Gold is great. However, there are some new monetary kids on the block -- cryptocurrencies -- which have a lot in common with gold. A cryptocurrency is digital cash -- computer-generated money. Bitcoin is the most successful and widely known cryptocurrency. It has the best chance of succeeding as America’s money because of the following:

1) Just like gold, Bitcoin transactions are completely private, decentralized and peer-to-peer. No bank or other third party is necessary for verification or record keeping. Again, all money, no bank.

2) Just like gold, Bitcoin can’t be inflated. It is not possible to create more than 21 million Bitcoins.

3) Just like gold, Bitcoin can’t be hacked, counterfeited or double-spent. Encryption techniques in Bitcoin’s algorithm completely control how the coins are created and used, and all transactions are verifiable by computer systems all over the world.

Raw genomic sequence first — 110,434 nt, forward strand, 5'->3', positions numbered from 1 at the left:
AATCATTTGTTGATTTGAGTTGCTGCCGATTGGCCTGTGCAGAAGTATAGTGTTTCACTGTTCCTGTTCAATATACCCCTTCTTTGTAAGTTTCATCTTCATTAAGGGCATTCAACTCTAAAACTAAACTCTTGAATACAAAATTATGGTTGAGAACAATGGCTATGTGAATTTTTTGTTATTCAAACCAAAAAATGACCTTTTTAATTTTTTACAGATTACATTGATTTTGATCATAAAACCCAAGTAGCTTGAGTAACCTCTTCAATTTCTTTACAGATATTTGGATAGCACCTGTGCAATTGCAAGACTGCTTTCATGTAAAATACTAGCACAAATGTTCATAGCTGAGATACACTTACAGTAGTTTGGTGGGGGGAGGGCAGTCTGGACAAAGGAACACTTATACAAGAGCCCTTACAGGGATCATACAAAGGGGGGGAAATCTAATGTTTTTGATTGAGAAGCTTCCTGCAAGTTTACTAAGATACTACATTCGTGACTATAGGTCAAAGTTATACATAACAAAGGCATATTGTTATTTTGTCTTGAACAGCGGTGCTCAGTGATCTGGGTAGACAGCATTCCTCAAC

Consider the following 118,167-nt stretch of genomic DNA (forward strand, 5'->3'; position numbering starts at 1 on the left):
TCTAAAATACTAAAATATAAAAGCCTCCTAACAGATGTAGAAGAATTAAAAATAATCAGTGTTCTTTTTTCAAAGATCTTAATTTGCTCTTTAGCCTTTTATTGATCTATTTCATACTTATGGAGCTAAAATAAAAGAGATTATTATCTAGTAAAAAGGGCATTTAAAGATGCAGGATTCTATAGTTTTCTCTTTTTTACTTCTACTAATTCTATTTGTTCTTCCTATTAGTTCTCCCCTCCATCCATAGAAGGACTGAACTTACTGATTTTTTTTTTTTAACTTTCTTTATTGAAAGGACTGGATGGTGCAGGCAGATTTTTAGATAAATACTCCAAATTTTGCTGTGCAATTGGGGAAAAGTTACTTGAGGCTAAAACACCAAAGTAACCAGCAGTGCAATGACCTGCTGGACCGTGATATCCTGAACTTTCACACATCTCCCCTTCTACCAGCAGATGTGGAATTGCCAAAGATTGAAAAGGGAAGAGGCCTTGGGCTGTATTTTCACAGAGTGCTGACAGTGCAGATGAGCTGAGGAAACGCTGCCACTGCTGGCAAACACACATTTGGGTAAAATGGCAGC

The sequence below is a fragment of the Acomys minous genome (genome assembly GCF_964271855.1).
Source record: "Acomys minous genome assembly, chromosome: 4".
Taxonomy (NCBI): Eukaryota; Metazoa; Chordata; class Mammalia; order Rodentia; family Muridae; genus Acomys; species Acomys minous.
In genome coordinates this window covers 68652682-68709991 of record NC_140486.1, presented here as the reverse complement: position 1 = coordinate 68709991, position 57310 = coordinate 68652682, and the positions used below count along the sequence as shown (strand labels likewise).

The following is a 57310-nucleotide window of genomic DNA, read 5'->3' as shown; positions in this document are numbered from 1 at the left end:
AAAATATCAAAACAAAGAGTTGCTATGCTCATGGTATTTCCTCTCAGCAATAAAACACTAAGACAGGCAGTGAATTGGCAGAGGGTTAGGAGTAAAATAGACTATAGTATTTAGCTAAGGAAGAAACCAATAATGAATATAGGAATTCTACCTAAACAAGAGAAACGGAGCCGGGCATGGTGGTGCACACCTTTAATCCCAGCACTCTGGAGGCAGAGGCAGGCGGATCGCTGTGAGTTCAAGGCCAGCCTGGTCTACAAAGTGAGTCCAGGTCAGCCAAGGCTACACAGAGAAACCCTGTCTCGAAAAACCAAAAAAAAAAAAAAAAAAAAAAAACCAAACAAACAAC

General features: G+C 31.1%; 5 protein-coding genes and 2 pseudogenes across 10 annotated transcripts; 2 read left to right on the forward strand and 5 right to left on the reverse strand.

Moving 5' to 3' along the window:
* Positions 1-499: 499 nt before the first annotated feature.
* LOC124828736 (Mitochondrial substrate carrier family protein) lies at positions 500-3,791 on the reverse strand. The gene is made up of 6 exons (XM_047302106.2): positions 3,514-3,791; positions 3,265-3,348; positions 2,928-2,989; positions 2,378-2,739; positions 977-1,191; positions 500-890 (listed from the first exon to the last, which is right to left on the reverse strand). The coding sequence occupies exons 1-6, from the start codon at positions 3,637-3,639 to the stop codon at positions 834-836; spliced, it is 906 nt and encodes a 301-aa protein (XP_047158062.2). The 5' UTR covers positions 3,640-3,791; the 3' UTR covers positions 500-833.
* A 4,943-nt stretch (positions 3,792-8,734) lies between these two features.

4) Unlike gold, Bitcoin is convenient. Gold is inconvenient. Who wants to lug around super-expensive rocks? If you are savvy enough to send an email or swipe a credit card, you can buy something with Bitcoin. It’s that easy.

5) Bitcoin has been a better investment than gold -- which has been a great investment in its own right. Since 1971 gold has increased in value approximately 3500% (versus 2100% for the Dow Jones Industrial Average). Bitcoin’s price has skyrocketed from one dollar in 2009 to $6500 today (10/1//2018), an increase of 724,000%. Even with Bitcoin’s “crash” from $19,000 in December 2017 it has increased in value about $700% over the past 18 months.

6) Unlike gold, Bitcoin is volatile. It is experiencing the uncertainty that attends emerging technologies and asset classes. Remember the jaw-dropping volatility of Apple, Google and Amazon in the 1990s? Backing bitcoins with a familiar, established and stable commodity like gold would provide price stability until cryptocurrencies gained wider acceptance.

The rise of Bitcoin is the most important development in the history of money since the use of gold became widespread thousands of years ago. However, in order to understand and properly evaluate Bitcoin, one must have a good basic understanding of the monetary system it seeks to replace. The remainder of this chapter will provide that perspective.